Artificial shelter for spiders

From Wikipedia, the free encyclopedia
  (Redirected from Artificial shelters for spiders)
Jump to: navigation, search

Artificial shelters, also known as artificial cover objects, are a type of trap that is used to capture spiders. Artificial shelters are designed to be a place where a spider can build its web. These traps can be used in research to record the presence or absence of a spider, the approximate age and the species of the spider. This type of trap is also considered suitable for the insect hobbyist.


Artificial Cover Object

Artificial shelters made to capture arachnids can be made out of nearly any construction material at hand. Some of the more common materials are wood and plastic. However, other materials like cardboard or bubble wrap have been used. Arachnid traps can vary greatly in their design as well. However, the basic principle remains: these traps are meant for the animal to seek shelter inside.

To properly attract spiders, one must make the area of the trap dark, to make it a desirable place for the target to build a web. This can be done either by covering the surface that lets in light with black plastic and/or positioning the trap in a way that light doesn't hit it.


Artificial shelters can be made out of many different materials, though some of the more common ones are listed below.


Most of the advantages and disadvantages depend on the materials used in constructing the trap. For example, using cardboard may be inexpensive, easy to assemble, and economically advantageous to create many at once, but will deteriorate quickly with any precipitation. Conversely, an artificial cover object made of untreated pine wood may be more expensive and require specialty skills and equipment to build, but is sturdy and long lasting.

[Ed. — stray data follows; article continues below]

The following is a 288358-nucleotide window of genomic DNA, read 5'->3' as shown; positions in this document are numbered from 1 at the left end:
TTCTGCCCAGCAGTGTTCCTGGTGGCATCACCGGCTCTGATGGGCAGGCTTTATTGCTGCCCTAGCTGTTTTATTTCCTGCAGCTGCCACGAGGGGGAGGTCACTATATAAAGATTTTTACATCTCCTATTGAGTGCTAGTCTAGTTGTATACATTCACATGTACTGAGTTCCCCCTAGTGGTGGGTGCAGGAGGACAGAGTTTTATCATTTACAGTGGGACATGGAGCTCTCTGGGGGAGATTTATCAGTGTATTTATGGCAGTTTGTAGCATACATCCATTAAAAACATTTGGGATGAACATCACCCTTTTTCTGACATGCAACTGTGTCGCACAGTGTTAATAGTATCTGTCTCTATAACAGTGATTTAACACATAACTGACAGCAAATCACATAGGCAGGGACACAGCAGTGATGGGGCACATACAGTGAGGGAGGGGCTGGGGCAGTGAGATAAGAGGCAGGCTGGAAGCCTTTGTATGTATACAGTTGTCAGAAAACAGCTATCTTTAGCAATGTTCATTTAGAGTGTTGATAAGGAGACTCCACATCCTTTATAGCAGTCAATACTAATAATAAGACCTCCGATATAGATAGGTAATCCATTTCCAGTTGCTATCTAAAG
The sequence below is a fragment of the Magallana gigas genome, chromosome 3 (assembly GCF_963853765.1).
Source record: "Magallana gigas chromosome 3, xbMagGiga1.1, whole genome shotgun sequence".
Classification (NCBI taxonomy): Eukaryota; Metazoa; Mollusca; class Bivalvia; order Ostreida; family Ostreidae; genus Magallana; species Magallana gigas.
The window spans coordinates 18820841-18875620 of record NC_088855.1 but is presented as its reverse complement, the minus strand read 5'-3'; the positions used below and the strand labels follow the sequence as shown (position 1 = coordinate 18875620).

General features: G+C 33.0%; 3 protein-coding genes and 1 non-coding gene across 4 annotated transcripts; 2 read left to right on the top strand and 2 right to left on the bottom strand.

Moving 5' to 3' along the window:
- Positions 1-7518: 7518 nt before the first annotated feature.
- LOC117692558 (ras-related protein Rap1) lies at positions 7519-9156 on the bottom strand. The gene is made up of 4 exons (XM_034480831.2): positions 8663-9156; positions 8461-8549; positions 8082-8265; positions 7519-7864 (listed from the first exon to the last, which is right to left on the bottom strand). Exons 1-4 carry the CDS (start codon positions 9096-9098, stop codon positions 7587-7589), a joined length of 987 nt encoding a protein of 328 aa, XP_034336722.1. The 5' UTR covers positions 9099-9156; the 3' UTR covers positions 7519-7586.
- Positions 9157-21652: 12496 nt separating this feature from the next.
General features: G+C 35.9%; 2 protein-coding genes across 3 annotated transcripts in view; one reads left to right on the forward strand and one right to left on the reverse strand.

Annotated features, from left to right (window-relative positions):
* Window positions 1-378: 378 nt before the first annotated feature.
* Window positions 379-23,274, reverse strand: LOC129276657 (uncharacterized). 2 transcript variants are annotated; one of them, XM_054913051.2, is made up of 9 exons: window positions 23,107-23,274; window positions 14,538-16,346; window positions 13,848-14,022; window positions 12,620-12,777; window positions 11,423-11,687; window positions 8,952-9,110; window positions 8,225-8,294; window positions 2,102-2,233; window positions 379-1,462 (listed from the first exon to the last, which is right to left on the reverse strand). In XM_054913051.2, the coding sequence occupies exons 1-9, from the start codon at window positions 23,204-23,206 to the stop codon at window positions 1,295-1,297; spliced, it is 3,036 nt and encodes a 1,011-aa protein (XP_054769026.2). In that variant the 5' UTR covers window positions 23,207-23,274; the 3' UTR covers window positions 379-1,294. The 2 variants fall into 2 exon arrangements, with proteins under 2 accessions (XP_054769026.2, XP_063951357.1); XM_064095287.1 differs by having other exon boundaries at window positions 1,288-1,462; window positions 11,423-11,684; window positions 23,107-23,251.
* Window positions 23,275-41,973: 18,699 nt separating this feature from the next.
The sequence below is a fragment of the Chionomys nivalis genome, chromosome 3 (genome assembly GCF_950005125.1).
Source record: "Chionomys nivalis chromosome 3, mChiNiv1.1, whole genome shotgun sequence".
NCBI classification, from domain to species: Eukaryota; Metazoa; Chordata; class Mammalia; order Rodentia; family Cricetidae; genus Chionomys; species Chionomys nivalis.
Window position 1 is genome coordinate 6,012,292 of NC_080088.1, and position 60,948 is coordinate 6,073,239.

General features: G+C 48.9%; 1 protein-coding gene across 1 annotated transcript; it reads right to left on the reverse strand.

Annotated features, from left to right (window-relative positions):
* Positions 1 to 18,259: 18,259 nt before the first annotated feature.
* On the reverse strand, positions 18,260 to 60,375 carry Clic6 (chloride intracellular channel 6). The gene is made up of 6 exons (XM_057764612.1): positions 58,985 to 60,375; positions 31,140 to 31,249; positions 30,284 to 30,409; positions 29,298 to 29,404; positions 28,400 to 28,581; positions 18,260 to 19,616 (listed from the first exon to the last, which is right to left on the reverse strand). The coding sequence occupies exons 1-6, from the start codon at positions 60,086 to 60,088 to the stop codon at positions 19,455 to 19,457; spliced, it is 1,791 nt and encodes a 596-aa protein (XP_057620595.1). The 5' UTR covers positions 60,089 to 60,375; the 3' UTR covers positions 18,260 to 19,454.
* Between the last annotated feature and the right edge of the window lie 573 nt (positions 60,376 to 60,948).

The placement of these traps is completely dependent on which type of spiders are desired. Also, the time of the year these traps are set will greatly influence the species and maturity of caught spiders. For grass spiders (a.k.a. funnel weavers), mature adults can best be caught in the late summer and early fall. Placement of traps for this species would be most effective in a grass-like habitat on the ground. For best results, these traps should be set and left undisturbed for a length of time. This time span can range from a couple weeks to a month or more. The time given for collection varies, but there is generally a higher rate of capture the longer the trap is set.


Collection of spiders from artificial cover traps is possible but methods vary with the design of the trap. Collection involves removing the spider(s) from the trap and placing them into containers for long term preservation. Glass jars are most often used for this since they are transparent and do not deteriorate in reaction to the chemicals used for preserving specimens. For long and narrow traps, tipping the opening into the collection jar and tapping it until the spider falls out is effective. However, it is sometimes necessary to use a long, thin object to dislodge the spider. For traps such as the artificial cover object, placing the collection jar just beneath the spider and using a probe to push it into the jar seems to be an effective method. After the spider has been caught, one usually prepares it for long term preservation. Ethanol mixed with water has been considered the best by many for killing and preserving arachnids.[3] However, pure ethanol is relatively rare and expensive, so isopropyl alcohol is often used instead. This preservative does not harden the spiders as much as ethanol. When using isopropyl alcohol, a 70-80% concentration solution is most effective and can be purchased at any convenience store.

See also[edit]


  1. ^ a b c d Hodge, S., C. J. Vink, J. C. Banks, and M. H. Bowie. 2007. The use of tree-mounted artificial shelters to investigate arboreal spider communities in New Zealand nature reserves. Journal of Arachnology 35:129-136.
  2. ^ a b c Isais, M., B. Badino, and G. Badino. 2006. Comparison of polyethylene bubble wrap and corrugated cardboard traps for sampling tree-inhabiting spiders. Environmental Entomology 35:1654–1660.
  3. ^ Rondon, Silvia, and M. Corp. 2011. Preserving insects and related arthropods. Oregon State University Extension Service. June 28, 2011.

External links